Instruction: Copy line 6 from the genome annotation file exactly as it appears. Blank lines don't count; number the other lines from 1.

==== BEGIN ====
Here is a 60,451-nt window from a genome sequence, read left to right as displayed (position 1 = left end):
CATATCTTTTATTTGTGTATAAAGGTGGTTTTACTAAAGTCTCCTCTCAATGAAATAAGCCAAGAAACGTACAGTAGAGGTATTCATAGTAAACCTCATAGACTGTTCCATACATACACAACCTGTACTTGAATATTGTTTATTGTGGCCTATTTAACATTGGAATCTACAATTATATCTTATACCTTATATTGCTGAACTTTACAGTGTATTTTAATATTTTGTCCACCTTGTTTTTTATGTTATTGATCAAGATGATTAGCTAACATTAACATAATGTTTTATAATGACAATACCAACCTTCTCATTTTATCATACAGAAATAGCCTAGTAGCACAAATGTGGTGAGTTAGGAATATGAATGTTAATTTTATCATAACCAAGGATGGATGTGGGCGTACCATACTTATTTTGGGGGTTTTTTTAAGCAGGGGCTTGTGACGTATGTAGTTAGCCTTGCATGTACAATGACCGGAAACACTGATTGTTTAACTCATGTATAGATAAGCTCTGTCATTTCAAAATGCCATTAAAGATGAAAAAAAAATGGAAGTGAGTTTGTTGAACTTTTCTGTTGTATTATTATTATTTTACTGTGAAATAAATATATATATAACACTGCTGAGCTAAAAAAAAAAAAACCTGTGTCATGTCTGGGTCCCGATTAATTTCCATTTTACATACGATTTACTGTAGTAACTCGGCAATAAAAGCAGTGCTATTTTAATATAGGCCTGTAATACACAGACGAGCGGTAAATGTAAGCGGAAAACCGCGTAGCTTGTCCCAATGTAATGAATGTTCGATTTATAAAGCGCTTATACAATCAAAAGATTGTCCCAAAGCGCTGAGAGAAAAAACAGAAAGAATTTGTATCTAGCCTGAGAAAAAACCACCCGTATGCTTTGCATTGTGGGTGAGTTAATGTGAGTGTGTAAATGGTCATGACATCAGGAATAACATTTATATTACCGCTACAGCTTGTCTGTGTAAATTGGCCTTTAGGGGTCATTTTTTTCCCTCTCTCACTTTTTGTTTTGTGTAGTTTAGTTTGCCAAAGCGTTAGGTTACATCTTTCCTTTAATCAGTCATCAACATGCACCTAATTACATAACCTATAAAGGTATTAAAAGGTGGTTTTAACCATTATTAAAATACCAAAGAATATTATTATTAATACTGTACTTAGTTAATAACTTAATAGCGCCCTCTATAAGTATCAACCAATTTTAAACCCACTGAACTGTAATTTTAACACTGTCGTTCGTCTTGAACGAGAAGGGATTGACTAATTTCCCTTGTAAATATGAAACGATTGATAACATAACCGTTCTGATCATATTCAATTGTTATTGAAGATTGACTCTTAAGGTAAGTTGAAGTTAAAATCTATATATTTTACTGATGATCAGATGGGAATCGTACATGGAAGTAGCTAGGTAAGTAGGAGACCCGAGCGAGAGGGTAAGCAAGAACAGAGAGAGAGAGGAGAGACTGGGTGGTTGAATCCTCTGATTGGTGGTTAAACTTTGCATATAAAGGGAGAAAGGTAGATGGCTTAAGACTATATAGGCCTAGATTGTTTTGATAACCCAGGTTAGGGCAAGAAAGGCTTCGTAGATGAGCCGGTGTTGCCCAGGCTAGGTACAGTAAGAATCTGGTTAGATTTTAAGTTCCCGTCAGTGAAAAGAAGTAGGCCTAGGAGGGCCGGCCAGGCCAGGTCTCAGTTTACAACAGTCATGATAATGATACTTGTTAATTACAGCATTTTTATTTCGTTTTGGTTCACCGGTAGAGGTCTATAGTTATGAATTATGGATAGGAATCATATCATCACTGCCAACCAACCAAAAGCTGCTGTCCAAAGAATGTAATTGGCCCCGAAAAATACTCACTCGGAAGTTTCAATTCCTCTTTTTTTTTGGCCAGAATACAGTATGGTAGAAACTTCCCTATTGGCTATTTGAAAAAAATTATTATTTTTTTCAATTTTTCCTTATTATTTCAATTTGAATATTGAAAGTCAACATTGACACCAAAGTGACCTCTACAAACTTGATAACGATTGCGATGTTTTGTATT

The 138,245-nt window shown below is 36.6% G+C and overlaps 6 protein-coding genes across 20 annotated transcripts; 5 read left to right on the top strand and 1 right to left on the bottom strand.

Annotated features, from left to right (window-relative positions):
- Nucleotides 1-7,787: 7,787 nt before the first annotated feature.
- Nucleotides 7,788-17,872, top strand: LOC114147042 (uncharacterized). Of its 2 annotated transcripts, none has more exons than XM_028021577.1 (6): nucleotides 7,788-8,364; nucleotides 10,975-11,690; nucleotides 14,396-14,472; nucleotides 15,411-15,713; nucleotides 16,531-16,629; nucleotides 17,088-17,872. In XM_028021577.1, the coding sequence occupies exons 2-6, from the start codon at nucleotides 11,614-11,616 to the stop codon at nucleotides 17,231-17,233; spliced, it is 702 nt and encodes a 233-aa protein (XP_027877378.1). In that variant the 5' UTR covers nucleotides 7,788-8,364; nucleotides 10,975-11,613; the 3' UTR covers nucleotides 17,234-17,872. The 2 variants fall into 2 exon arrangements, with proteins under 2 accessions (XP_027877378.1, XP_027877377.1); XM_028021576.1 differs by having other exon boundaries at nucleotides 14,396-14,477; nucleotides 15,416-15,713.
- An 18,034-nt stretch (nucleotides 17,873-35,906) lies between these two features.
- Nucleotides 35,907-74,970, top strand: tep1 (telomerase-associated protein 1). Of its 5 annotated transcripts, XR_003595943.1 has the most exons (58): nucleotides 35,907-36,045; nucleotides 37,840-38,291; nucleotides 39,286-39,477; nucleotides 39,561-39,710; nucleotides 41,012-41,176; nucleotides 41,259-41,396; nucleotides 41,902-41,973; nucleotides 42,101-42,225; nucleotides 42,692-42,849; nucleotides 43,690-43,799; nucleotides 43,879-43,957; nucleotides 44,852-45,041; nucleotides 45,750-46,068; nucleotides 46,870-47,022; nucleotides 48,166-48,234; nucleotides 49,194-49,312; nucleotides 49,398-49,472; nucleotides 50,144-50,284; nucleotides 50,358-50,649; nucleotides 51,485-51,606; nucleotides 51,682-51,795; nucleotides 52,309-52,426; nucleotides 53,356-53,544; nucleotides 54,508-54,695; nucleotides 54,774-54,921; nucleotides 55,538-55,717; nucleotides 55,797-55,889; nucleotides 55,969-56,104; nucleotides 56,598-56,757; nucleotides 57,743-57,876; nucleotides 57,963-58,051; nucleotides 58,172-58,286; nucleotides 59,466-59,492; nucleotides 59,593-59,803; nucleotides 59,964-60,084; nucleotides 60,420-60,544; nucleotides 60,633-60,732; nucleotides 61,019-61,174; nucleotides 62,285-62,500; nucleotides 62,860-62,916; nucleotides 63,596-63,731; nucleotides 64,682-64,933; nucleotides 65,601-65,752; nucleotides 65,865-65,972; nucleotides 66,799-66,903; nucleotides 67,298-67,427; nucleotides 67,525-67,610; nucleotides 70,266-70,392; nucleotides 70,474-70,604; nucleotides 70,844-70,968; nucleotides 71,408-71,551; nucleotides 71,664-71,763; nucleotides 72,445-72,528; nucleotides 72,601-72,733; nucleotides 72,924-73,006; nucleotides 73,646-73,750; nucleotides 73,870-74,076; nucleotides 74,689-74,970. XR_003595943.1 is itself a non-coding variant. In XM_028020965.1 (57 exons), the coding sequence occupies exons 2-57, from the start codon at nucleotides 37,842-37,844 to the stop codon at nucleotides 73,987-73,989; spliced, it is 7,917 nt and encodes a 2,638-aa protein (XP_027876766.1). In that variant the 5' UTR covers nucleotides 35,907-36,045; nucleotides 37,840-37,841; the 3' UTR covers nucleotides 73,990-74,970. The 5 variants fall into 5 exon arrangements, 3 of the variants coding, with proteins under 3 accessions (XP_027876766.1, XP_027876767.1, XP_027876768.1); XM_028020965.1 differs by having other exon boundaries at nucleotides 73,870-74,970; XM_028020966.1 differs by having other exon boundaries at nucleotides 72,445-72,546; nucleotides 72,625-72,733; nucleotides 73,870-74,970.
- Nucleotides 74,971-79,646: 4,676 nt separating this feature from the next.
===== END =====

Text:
- Nucleotides 7,788-17,872, top strand: LOC114147042 (uncharacterized). Of its 2 annotated transcripts, none has more exons than XM_028021577.1 (6): nucleotides 7,788-8,364; nucleotides 10,975-11,690; nucleotides 14,396-14,472; nucleotides 15,411-15,713; nucleotides 16,531-16,629; nucleotides 17,088-17,872. In XM_028021577.1, the coding sequence occupies exons 2-6, from the start codon at nucleotides 11,614-11,616 to the stop codon at nucleotides 17,231-17,233; spliced, it is 702 nt and encodes a 233-aa protein (XP_027877378.1). In that variant the 5' UTR covers nucleotides 7,788-8,364; nucleotides 10,975-11,613; the 3' UTR covers nucleotides 17,234-17,872. The 2 variants fall into 2 exon arrangements, with proteins under 2 accessions (XP_027877378.1, XP_027877377.1); XM_028021576.1 differs by having other exon boundaries at nucleotides 14,396-14,477; nucleotides 15,416-15,713.